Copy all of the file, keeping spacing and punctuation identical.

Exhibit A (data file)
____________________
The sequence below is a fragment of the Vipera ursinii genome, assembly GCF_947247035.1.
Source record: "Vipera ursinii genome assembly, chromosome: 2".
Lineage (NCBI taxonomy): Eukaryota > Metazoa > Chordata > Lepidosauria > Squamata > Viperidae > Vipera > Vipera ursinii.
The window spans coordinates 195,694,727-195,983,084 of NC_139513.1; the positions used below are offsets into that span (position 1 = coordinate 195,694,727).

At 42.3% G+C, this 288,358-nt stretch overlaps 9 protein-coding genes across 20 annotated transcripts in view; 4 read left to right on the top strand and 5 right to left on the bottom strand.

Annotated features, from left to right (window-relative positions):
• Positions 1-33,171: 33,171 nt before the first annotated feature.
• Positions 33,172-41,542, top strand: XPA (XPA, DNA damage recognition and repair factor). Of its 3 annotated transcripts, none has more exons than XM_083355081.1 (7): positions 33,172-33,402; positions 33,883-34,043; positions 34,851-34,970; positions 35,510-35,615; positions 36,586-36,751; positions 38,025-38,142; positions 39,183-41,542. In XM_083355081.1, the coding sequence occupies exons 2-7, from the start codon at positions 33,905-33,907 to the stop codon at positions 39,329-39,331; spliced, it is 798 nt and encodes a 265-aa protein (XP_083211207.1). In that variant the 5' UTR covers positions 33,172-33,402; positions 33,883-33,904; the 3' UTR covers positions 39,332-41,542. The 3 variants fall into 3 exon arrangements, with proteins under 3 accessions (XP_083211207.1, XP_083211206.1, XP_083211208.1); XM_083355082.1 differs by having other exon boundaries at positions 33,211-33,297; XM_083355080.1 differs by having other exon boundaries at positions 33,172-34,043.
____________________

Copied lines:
The sequence below is a fragment of the Vipera ursinii genome, assembly GCF_947247035.1.
Source record: "Vipera ursinii genome assembly, chromosome: 2".
Lineage (NCBI taxonomy): Eukaryota > Metazoa > Chordata > Lepidosauria > Squamata > Viperidae > Vipera > Vipera ursinii.
The window spans coordinates 195,694,727-195,983,084 of NC_139513.1; the positions used below are offsets into that span (position 1 = coordinate 195,694,727).

At 42.3% G+C, this 288,358-nt stretch overlaps 9 protein-coding genes across 20 annotated transcripts in view; 4 read left to right on the top strand and 5 right to left on the bottom strand.

Annotated features, from left to right (window-relative positions):
• Positions 1-33,171: 33,171 nt before the first annotated feature.
• Positions 33,172-41,542, top strand: XPA (XPA, DNA damage recognition and repair factor). Of its 3 annotated transcripts, none has more exons than XM_083355081.1 (7): positions 33,172-33,402; positions 33,883-34,043; positions 34,851-34,970; positions 35,510-35,615; positions 36,586-36,751; positions 38,025-38,142; positions 39,183-41,542. In XM_083355081.1, the coding sequence occupies exons 2-7, from the start codon at positions 33,905-33,907 to the stop codon at positions 39,329-39,331; spliced, it is 798 nt and encodes a 265-aa protein (XP_083211207.1). In that variant the 5' UTR covers positions 33,172-33,402; positions 33,883-33,904; the 3' UTR covers positions 39,332-41,542. The 3 variants fall into 3 exon arrangements, with proteins under 3 accessions (XP_083211207.1, XP_083211206.1, XP_083211208.1); XM_083355082.1 differs by having other exon boundaries at positions 33,211-33,297; XM_083355080.1 differs by having other exon boundaries at positions 33,172-34,043.